Gibbs leaned even closer to his ear, his grip still tight, "I said I'm sorry, Tony. I'm sorry."

He went limp and slid out of the hold to face the son of a bitch. "You're sorry."

Gibbs' pale blue eyes were wide and haunted, that stupid moustache distractingly ugly over his rigidly set mouth, "I am."

"Man enough to show your weaknesses, now?" he flexed his arm where he'd been grabbed, "That's handy. What are you sorry for, exactly? I'd like to know."

That was a ready stance if he ever saw one, like Gibbs was expecting further violence at any moment. Well, he wasn't the judge of character he thought he was, if so, because Tony took years to work up enough simmering rage for the one punch he'd already thrown. The quality of his anger tended more towards a seething, icy contempt; that he got calm under duress was one of the few traits he saw in himself worthy of commendation.

"I'm not sorry I quit."

Tony laughed ferociously, "Calling a spade a spade, now, are we?"

The glare he received could have stripped paint and the curled fists were none too friendly, but Gibbs just maintained eye contact, still as a statue, "Maybe I shouldn't have done it like that, maybe I made it a lot harder on you than it had to be."

"Did Abby put you up to this?"

"Shut up before I shut you up."

He bit back a challenge, seeing real struggle on the old man's face. Usually when Gibbs' eyes got that round and his tone got this heavy, weighted with honesty and reluctance, they were both drunk or one of them was on a morphine drip.

"I'm sorry I came back like that. Putting you out of place. I know you-"


Okay, okay, okay. Okay. He was thinking maybe it was that Gibbs was a sociopath.

"Don't come to me playing up the wounded and vulnerable crap and remind me how much you know about my damage when you've just spent five years and three cases taking every kind of advantage of it you ever could. I am not an idiot, Gibbs, I-"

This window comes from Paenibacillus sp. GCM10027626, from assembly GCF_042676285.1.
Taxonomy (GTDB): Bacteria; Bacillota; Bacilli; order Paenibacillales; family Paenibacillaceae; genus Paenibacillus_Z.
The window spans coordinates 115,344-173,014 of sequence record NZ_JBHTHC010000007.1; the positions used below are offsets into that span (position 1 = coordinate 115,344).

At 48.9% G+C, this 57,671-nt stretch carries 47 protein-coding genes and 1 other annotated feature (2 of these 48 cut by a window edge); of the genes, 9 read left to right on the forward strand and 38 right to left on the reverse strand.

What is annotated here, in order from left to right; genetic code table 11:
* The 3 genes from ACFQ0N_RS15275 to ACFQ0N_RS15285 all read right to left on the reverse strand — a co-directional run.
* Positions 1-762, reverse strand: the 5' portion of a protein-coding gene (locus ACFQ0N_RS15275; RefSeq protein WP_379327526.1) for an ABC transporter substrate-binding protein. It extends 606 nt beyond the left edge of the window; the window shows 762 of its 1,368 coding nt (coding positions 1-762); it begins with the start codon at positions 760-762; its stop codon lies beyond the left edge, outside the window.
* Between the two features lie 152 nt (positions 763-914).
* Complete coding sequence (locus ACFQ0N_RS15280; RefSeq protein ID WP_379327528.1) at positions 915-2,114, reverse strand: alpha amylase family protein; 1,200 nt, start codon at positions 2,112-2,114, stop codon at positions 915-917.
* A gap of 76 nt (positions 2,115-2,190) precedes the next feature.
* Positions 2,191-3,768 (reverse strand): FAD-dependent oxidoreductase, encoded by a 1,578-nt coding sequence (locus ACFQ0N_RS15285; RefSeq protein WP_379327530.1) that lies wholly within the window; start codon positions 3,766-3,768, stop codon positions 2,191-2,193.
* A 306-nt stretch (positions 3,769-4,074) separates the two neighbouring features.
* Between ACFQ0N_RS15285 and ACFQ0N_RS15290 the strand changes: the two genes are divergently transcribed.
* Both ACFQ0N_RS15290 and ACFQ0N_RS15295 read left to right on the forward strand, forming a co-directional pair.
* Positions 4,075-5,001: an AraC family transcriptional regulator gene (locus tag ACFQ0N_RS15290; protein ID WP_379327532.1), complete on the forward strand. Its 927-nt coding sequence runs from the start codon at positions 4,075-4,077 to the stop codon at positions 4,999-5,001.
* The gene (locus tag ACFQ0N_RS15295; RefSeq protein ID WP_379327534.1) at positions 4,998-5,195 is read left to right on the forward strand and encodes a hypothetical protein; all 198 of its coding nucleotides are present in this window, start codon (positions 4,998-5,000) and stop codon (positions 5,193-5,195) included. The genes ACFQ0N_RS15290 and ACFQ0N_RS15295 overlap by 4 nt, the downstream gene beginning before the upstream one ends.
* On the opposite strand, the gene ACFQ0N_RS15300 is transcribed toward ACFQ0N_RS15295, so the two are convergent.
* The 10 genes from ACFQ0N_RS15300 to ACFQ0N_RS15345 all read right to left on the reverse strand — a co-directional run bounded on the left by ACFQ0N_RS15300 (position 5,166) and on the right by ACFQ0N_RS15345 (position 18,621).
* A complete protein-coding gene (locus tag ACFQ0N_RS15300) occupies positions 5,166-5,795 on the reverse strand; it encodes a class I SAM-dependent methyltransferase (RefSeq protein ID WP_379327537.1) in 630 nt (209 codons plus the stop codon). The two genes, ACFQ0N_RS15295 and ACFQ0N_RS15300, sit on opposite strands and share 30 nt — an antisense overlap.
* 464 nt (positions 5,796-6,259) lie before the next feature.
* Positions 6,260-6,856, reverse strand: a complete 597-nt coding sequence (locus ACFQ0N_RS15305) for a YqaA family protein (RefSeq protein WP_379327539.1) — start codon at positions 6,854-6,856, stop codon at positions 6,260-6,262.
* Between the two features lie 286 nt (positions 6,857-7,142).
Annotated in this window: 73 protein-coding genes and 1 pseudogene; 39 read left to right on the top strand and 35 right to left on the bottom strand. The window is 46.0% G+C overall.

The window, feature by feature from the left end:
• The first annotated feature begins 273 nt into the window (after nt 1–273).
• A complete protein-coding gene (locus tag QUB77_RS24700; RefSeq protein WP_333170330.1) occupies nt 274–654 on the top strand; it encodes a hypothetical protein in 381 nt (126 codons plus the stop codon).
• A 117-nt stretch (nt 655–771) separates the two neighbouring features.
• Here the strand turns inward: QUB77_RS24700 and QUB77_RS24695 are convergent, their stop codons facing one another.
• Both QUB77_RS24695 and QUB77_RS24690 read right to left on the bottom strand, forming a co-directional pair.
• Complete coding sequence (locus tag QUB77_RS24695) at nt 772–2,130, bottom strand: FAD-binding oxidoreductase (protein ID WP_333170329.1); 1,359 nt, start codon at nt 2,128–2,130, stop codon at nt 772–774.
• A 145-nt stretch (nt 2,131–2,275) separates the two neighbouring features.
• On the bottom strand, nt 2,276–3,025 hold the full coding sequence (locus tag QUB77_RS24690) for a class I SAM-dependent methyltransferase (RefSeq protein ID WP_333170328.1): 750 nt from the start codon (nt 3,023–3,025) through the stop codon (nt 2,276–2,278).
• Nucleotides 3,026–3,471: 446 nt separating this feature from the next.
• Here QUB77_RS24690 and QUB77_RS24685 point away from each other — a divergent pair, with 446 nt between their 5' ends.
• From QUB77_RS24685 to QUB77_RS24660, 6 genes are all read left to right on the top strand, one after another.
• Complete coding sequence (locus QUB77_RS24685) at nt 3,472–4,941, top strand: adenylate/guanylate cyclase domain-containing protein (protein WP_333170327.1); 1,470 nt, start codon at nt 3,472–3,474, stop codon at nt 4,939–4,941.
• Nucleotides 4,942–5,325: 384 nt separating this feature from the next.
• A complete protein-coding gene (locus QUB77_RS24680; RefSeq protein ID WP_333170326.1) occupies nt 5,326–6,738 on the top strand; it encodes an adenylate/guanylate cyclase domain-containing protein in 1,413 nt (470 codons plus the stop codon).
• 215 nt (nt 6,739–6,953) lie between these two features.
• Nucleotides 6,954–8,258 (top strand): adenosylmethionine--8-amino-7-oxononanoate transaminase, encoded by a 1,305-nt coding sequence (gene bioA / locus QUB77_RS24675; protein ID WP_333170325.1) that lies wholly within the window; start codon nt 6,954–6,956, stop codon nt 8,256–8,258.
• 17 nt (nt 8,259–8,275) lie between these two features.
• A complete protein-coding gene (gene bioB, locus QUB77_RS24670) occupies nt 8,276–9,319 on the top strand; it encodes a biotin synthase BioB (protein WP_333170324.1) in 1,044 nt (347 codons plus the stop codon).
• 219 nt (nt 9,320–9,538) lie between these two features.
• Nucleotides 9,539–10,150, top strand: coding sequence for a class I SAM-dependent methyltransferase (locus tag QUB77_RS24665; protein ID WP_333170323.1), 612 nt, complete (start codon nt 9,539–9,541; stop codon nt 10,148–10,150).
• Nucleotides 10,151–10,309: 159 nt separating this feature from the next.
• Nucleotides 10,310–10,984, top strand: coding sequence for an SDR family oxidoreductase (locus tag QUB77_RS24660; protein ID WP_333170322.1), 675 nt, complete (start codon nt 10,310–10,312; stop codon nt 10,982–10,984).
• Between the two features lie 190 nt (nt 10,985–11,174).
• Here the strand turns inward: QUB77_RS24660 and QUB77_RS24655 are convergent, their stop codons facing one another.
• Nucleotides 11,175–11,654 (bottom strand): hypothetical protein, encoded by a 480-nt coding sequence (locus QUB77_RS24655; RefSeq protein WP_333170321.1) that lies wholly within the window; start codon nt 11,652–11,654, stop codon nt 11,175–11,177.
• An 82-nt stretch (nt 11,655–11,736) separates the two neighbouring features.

"Never said you were."

"You didn't have to!" Tony came into the other man's space the way Gibbs was always doing to him, feeling immense satisfaction in turning the tables and, especially, in his almost two inch height advantage. Usually he tried not to be taller than Gibbs- it felt wrong somehow- but right now, it was sweet as pie. "Why do you slap me down? I'm not talking about on the back of the head."

He sighed, "You remind me of me."

Tony felt weirdly empty about that, but he also thought he saw now what Ducky had been trying to tell him when he went to the doctor for succour all those weeks ago. "Yeah, there are some crucial differences."

"I know that, Tony."

Except for when he didn't.

Gibbs must have seen the disbelief in his eyes, "I do now."

Oh, honesty. The doubled-edged sword. And there was Gibbs admitting folly and weakness, to being wrong, and Tony recognised in that a more sincere attempt at restitution than anything else the other man could possibly have done. They were showing their hands, now.

"You ever forget to switch off, stop manipulating?" Tony asked. It was an offering, an olive branch, this thing that they did have in common.

"I never switch off."

Well, wouldn't no one be surprised by that. Tony nodded, but he couldn't hide the pained extraction of his next words, "I did. When I was team leader, I did." And I need you to see what that meant for me.

Gibbs' smile was sad and there was emotion in the man Tony did not recognise but which was not dissimilar to regret, "You'll be a better boss than me."

"I still want to learn from you, Gibbs. Jethro. Boss."

"And you will, as my partner. Anthony."

"Gonna pretend to respect me a bit in front of the team?"

"I always respected you."

"Right." Tony went to get them a couple beers, "As far as you're concerned, I'm irreplaceable."